My gym doesnt have an extensive free weight section, but I do agree the general increase in your badassery is undeniable. I used to hate standing straight because I was very amorphous, now when I stand straight all the muscle groups stand out and I feel like a beast.

Also I was reading something someone had on twitter (cant find it for some reason) about any cardio outside of walking being detrimental to muscle growth. I've been doing cardio after every lifting session and I'm gonna switch to just doing uphill walking for 20 min instead.


For muscle confusion, the way its always been explained to me is that a two different ways of working the same muscle work it just different enough that it forces the muscle to adapt to the new motions. I havent played around much with this yet, but Im thinking about starting it in the new month or so because I'm starting to plateau a little.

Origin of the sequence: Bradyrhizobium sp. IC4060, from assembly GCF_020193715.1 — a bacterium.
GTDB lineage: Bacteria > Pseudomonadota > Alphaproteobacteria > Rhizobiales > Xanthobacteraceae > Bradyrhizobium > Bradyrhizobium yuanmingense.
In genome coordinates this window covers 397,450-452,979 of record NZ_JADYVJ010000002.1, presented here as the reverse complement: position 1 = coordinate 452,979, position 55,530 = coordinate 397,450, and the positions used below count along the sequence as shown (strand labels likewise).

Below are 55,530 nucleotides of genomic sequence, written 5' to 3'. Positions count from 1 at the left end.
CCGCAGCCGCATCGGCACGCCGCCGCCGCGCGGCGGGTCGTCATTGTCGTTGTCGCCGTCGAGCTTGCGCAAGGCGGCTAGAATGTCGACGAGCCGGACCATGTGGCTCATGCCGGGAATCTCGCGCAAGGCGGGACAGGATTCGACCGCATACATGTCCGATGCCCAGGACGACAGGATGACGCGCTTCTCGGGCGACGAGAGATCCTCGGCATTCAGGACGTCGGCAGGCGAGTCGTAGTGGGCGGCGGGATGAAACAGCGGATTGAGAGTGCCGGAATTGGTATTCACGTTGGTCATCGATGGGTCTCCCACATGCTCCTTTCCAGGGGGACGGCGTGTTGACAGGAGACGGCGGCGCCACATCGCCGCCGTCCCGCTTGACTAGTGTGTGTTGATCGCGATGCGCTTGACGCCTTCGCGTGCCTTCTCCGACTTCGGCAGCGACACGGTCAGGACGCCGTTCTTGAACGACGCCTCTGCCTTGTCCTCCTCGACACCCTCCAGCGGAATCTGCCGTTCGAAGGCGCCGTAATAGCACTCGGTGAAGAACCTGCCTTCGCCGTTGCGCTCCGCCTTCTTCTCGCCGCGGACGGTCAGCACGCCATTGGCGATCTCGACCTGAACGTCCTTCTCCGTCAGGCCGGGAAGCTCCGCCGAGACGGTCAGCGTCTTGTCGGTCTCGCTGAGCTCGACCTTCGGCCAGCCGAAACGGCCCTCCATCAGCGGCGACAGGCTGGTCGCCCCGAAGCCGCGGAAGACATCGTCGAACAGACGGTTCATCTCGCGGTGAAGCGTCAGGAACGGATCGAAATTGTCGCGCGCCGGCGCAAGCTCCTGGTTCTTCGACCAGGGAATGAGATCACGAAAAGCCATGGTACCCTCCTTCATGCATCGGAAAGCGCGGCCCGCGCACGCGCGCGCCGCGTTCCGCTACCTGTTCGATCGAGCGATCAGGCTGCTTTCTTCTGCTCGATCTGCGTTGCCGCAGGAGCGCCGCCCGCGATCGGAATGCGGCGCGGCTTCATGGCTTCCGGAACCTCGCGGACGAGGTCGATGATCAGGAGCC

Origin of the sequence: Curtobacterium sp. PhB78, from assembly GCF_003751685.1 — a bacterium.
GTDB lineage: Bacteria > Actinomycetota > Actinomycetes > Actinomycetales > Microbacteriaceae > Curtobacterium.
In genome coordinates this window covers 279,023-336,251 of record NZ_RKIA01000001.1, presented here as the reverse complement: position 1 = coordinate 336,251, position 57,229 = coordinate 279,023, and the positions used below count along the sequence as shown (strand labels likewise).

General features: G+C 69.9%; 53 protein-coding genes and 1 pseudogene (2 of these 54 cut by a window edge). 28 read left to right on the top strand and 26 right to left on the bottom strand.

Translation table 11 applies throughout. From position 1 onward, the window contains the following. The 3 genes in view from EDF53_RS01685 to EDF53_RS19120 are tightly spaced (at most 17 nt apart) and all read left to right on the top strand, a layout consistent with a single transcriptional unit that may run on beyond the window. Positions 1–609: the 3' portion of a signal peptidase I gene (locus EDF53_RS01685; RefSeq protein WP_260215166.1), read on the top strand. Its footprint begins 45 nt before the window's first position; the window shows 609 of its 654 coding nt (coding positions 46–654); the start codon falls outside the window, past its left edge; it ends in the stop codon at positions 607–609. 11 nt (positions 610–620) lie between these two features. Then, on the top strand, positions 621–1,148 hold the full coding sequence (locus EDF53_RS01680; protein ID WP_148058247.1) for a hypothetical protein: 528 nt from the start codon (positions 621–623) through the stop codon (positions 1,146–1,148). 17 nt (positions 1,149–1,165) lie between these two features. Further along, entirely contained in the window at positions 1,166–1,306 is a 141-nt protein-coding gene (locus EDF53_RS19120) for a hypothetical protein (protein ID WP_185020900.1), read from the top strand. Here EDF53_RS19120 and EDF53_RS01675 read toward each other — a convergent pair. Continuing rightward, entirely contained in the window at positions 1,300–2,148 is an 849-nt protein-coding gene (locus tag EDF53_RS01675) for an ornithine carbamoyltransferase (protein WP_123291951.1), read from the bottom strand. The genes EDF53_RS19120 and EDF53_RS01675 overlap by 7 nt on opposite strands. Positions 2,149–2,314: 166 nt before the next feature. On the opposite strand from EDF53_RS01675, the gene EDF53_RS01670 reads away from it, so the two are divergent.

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04-14-2011 09:09 PM
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speakeasy Offline
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RE: Strength Training
I so want to start with heavy squatting and dead-lifts, but I herniated a disc at the gym a couple years ago and my back still flares up here and there so I'm forced to go lighter than I want. Once you mess up a disc, I don't think it ever heals 100%. You just sorta learn to work around it. Whatever you do, make sure your form when lifting is on point, can't emphasize that enough.
(This post was last modified: 04-14-2011 09:28 PM by speakeasy.)
04-14-2011 09:16 PM
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MVolt Offline
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Post: #8
RE: Strength Training
(04-14-2011 09:16 PM)speakeasy Wrote:  I so want to start with heavy squatting and dead-lifts, but I herniated a disc at the gym a couple years ago and my back still flares up here and there so I'm forced to go lighter than I want. Once you mess up a disc, I don't think it ever heals 100%. You just sorta learn to work around it. Whatever you do, make sure your form when lifting is on point, can't emphasize that enough.